Francis the Mormon

I’m pretty sure that I’m not the only family historian who has had to devise nicknames for members of the family tree because the same names occur again and again. So I’d like to introduce you to Francis the Mormon, brother of my 2 x great grandfather, William the drunk.

Francis has caused me a lot of grief over the years as I shall explain as his story unfolds.

Francis Edmonds was born in Lowestoft on January 14th 1822, the second son of William and Susannah and was baptised in St Margaret’s Church two days later. William was a mariner and must have made a good living because he ensured that all his sons had trade apprenticeships and his daughters all ‘married well’. The family had been in Lowestoft since 1796 when Gabriel, a cooper from Norwich, was granted a settlement by the parish guardians.

There are second baptisms recorded for Francis and William at The Old Meeting House on November 9th 1823 and all the subsequent children of William and Susannah were also baptised there. It is also known as the Wesleyan Chapel, so the family had become Methodists.

Meanwhile in the USA the Mormon Church, or the Church of Jesus Christ of Latter Day Saints, had been established and the early members found themselves persecuted, so headed further and further west and settled in Utah. In 1840 they began to send missionaries to other countries and the first ones arrived in the UK the same year. Converts were encouraged to emigrate to the USA to establish new communities.

Francis married Ann Brunning on Christmas Day, 1844 in St Margaret’s Parish Church. Their first three children were baptised in the parish church, but I have been unable to find baptisms for any of their children born after 1852. Anne’s sister, Maria, is mentioned in the history of the LDS church in Lowestoft as the first convert there in 1849, so logic dictates that her sister and family converted a few years later.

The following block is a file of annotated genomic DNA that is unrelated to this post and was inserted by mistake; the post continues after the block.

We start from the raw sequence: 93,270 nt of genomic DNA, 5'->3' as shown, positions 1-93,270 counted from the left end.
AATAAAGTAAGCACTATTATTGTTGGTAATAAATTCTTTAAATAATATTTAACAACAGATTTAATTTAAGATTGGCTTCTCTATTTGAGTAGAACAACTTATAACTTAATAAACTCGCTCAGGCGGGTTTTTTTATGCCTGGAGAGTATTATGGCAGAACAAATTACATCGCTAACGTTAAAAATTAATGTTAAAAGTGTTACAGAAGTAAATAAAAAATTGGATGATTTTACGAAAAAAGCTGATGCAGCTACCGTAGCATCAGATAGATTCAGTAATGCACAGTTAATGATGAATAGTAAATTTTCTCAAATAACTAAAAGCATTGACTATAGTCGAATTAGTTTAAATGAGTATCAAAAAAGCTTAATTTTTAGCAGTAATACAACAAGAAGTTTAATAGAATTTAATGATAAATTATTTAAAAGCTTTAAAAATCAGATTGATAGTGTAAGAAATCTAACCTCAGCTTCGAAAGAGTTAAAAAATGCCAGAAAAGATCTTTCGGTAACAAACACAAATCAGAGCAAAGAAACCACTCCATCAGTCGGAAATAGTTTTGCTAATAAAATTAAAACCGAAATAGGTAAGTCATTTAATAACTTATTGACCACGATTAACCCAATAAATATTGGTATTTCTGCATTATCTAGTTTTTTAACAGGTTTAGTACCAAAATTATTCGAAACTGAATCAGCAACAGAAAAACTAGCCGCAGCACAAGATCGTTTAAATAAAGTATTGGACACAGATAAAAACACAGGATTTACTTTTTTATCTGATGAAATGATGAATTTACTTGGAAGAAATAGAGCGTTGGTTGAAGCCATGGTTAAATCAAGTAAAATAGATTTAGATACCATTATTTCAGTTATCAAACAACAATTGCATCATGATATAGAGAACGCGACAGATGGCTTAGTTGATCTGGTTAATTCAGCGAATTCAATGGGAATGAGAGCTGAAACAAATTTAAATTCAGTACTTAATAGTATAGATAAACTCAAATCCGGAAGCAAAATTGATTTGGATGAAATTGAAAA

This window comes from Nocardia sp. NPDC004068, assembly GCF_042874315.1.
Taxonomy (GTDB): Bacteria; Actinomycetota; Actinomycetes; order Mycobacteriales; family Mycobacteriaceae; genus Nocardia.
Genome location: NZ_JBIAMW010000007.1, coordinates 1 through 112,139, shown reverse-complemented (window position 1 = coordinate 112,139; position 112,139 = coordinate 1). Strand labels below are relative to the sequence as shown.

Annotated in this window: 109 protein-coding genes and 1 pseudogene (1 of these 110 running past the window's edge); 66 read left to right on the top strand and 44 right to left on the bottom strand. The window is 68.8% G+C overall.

In 1868 Francis, Anne and their children travelled to Liverpool ready to emigrate to Utah. The packet ship, The John Bright, left Liverpool on June 4th. The Mormon Emigration Index has a note that their son Robert ‘declined to go’.

A description of the voyage has been written using the diaries of those who made the journey. There were 722 Mormons on board, 176 from Scandinavia and the rest from the UK.

“The saints were in fine spirits, and were full of joy at being really on their way to Zion, an event for which they had long laboured, hoped and prayed.”

The John Bright was a sailing ship, as steamship passage was too expensive for many converts. They arrived safely in New York on July 13th 1868 and from there travelled on the Union Pacific Railroad via Chicago and Omaha arriving at Laramie City on July 23rd. Laramie City was the western terminus of the Union Pacific Railroad, and was the outfitting place for the journey across the mountains by wagon train.

Here the emigrants met the church teams and most of the Scandinavian saints went with Captain Horton D.Haight’s company, which left Laramie on July 27th, and arrived in Salt Lake City, August 24, 1868.

The family thrived and settled in small communities in and around Salt Lake City. One family settled in the beautifully named ‘Bountiful’. Francis, the patriarch, stayed in Salt Lake where he died in 1917 at the age of 94. Here, he followed the requirement of the church to trace and baptise four generations of ancestors into the LDS church. Francis did not have at his disposal the resources that modern genealogists have today. No filmed parish records, no census, no GRO index readily available. So he did it all from memory. Unfortunately, he did not have a very good memory.

Even more unfortunately Francis’ children used his submissions as their source.

So, inevitably, the IGI information for this branch of my family bears very little resemblance to actual events. Succeeding generations have submitted the same incorrect information again and again. This caused me many headaches when I began my research and has sent me off on several false trails.

However, there is light on the horizon. Via the LDS I have been in touch with my 4th cousin, the great granddaughter of Francis’ daughter Eliza. She and her husband are active members of the church and are now submitting the correct information, although the wrong information cannot be removed.

I’ve been contacted by many descendants of Francis and Anne, most of whom still believe the incorrect information on the IGI is right “because it’s on the internet”. There are trees on many websites like Ancestry and Gencircles all compiled from the same wrong information obtained from the IGI.

My father has recently had his DNA taken by Oxford Ancestors  and I have just got in touch with a descendant of Francis’ who is organising a family DNA project. It will be interesting to see the results.

So, that’s Francis the Mormon who has caused me more difficulties than any other member of my tree but thanks to him, and other members of the LDS church, I have been able to use their resources to prove him wrong. I think he’ll forgive me.


© Guinevere 2007